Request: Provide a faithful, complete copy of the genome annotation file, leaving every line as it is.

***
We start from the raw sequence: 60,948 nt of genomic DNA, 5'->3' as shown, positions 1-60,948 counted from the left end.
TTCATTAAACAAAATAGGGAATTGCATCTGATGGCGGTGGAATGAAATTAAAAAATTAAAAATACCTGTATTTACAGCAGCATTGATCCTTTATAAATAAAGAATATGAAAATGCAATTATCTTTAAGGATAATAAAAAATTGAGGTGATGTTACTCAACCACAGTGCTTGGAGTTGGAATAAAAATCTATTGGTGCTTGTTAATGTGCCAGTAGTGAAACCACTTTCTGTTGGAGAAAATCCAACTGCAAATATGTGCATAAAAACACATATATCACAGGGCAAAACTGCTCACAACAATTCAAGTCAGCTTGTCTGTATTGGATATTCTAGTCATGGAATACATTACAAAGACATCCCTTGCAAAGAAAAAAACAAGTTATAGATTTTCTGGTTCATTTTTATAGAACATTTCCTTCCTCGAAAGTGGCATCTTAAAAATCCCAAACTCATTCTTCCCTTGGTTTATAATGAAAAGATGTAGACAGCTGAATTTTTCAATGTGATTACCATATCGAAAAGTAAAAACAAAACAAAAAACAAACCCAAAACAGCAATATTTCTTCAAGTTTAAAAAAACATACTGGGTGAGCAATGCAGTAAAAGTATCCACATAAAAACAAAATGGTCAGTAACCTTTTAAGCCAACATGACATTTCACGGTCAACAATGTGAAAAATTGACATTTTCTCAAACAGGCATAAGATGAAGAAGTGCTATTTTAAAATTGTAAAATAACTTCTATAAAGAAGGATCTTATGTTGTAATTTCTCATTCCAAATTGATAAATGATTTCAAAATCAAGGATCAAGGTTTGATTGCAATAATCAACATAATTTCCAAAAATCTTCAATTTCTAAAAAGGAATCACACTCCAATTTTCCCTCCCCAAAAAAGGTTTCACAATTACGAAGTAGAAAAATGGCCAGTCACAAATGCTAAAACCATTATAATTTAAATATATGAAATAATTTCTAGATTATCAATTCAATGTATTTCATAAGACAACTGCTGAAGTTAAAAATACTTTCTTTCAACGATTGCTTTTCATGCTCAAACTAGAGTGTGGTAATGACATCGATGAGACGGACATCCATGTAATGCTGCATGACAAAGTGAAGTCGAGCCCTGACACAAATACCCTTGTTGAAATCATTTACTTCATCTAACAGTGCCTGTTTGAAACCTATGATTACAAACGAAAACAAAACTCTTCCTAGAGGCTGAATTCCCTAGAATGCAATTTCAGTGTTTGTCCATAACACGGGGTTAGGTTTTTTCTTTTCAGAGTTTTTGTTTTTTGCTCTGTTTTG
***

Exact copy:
We start from the raw sequence: 60,948 nt of genomic DNA, 5'->3' as shown, positions 1-60,948 counted from the left end.
TTCATTAAACAAAATAGGGAATTGCATCTGATGGCGGTGGAATGAAATTAAAAAATTAAAAATACCTGTATTTACAGCAGCATTGATCCTTTATAAATAAAGAATATGAAAATGCAATTATCTTTAAGGATAATAAAAAATTGAGGTGATGTTACTCAACCACAGTGCTTGGAGTTGGAATAAAAATCTATTGGTGCTTGTTAATGTGCCAGTAGTGAAACCACTTTCTGTTGGAGAAAATCCAACTGCAAATATGTGCATAAAAACACATATATCACAGGGCAAAACTGCTCACAACAATTCAAGTCAGCTTGTCTGTATTGGATATTCTAGTCATGGAATACATTACAAAGACATCCCTTGCAAAGAAAAAAACAAGTTATAGATTTTCTGGTTCATTTTTATAGAACATTTCCTTCCTCGAAAGTGGCATCTTAAAAATCCCAAACTCATTCTTCCCTTGGTTTATAATGAAAAGATGTAGACAGCTGAATTTTTCAATGTGATTACCATATCGAAAAGTAAAAACAAAACAAAAAACAAACCCAAAACAGCAATATTTCTTCAAGTTTAAAAAAACATACTGGGTGAGCAATGCAGTAAAAGTATCCACATAAAAACAAAATGGTCAGTAACCTTTTAAGCCAACATGACATTTCACGGTCAACAATGTGAAAAATTGACATTTTCTCAAACAGGCATAAGATGAAGAAGTGCTATTTTAAAATTGTAAAATAACTTCTATAAAGAAGGATCTTATGTTGTAATTTCTCATTCCAAATTGATAAATGATTTCAAAATCAAGGATCAAGGTTTGATTGCAATAATCAACATAATTTCCAAAAATCTTCAATTTCTAAAAAGGAATCACACTCCAATTTTCCCTCCCCAAAAAAGGTTTCACAATTACGAAGTAGAAAAATGGCCAGTCACAAATGCTAAAACCATTATAATTTAAATATATGAAATAATTTCTAGATTATCAATTCAATGTATTTCATAAGACAACTGCTGAAGTTAAAAATACTTTCTTTCAACGATTGCTTTTCATGCTCAAACTAGAGTGTGGTAATGACATCGATGAGACGGACATCCATGTAATGCTGCATGACAAAGTGAAGTCGAGCCCTGACACAAATACCCTTGTTGAAATCATTTACTTCATCTAACAGTGCCTGTTTGAAACCTATGATTACAAACGAAAACAAAACTCTTCCTAGAGGCTGAATTCCCTAGAATGCAATTTCAGTGTTTGTCCATAACACGGGGTTAGGTTTTTTCTTTTCAGAGTTTTTGTTTTTTGCTCTGTTTTG